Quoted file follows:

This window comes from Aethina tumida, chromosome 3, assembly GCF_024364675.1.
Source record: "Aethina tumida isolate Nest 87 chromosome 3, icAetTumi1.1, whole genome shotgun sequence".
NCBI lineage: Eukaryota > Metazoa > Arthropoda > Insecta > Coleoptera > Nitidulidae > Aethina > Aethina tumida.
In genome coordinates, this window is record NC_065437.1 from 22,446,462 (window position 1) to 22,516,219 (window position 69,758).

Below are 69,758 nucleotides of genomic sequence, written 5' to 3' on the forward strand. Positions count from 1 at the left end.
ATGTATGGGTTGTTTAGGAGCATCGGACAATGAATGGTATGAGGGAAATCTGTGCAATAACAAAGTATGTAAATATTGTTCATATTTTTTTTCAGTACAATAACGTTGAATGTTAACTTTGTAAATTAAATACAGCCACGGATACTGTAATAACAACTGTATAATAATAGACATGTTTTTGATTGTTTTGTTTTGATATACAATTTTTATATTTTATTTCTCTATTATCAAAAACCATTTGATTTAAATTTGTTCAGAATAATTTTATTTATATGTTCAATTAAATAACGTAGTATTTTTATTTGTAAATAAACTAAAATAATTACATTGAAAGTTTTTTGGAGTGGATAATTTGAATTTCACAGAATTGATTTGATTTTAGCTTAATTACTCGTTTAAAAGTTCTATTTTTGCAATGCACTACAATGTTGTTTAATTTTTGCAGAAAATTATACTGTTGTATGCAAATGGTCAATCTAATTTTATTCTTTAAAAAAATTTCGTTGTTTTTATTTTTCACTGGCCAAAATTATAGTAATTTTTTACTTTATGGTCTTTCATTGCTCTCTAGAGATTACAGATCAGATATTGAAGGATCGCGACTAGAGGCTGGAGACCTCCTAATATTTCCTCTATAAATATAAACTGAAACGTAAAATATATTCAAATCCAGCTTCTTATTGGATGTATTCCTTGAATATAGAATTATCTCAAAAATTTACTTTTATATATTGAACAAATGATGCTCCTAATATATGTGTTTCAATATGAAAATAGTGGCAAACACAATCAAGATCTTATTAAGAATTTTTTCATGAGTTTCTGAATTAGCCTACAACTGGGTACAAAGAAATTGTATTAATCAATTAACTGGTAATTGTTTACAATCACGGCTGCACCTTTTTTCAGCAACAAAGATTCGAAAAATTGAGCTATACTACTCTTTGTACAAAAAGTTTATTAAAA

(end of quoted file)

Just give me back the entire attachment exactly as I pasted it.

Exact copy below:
This window comes from Aethina tumida, chromosome 3, assembly GCF_024364675.1.
Source record: "Aethina tumida isolate Nest 87 chromosome 3, icAetTumi1.1, whole genome shotgun sequence".
NCBI lineage: Eukaryota > Metazoa > Arthropoda > Insecta > Coleoptera > Nitidulidae > Aethina > Aethina tumida.
In genome coordinates, this window is record NC_065437.1 from 22,446,462 (window position 1) to 22,516,219 (window position 69,758).

Below are 69,758 nucleotides of genomic sequence, written 5' to 3' on the forward strand. Positions count from 1 at the left end.
ATGTATGGGTTGTTTAGGAGCATCGGACAATGAATGGTATGAGGGAAATCTGTGCAATAACAAAGTATGTAAATATTGTTCATATTTTTTTTCAGTACAATAACGTTGAATGTTAACTTTGTAAATTAAATACAGCCACGGATACTGTAATAACAACTGTATAATAATAGACATGTTTTTGATTGTTTTGTTTTGATATACAATTTTTATATTTTATTTCTCTATTATCAAAAACCATTTGATTTAAATTTGTTCAGAATAATTTTATTTATATGTTCAATTAAATAACGTAGTATTTTTATTTGTAAATAAACTAAAATAATTACATTGAAAGTTTTTTGGAGTGGATAATTTGAATTTCACAGAATTGATTTGATTTTAGCTTAATTACTCGTTTAAAAGTTCTATTTTTGCAATGCACTACAATGTTGTTTAATTTTTGCAGAAAATTATACTGTTGTATGCAAATGGTCAATCTAATTTTATTCTTTAAAAAAATTTCGTTGTTTTTATTTTTCACTGGCCAAAATTATAGTAATTTTTTACTTTATGGTCTTTCATTGCTCTCTAGAGATTACAGATCAGATATTGAAGGATCGCGACTAGAGGCTGGAGACCTCCTAATATTTCCTCTATAAATATAAACTGAAACGTAAAATATATTCAAATCCAGCTTCTTATTGGATGTATTCCTTGAATATAGAATTATCTCAAAAATTTACTTTTATATATTGAACAAATGATGCTCCTAATATATGTGTTTCAATATGAAAATAGTGGCAAACACAATCAAGATCTTATTAAGAATTTTTTCATGAGTTTCTGAATTAGCCTACAACTGGGTACAAAGAAATTGTATTAATCAATTAACTGGTAATTGTTTACAATCACGGCTGCACCTTTTTTCAGCAACAAAGATTCGAAAAATTGAGCTATACTACTCTTTGTACAAAAAGTTTATTAAAA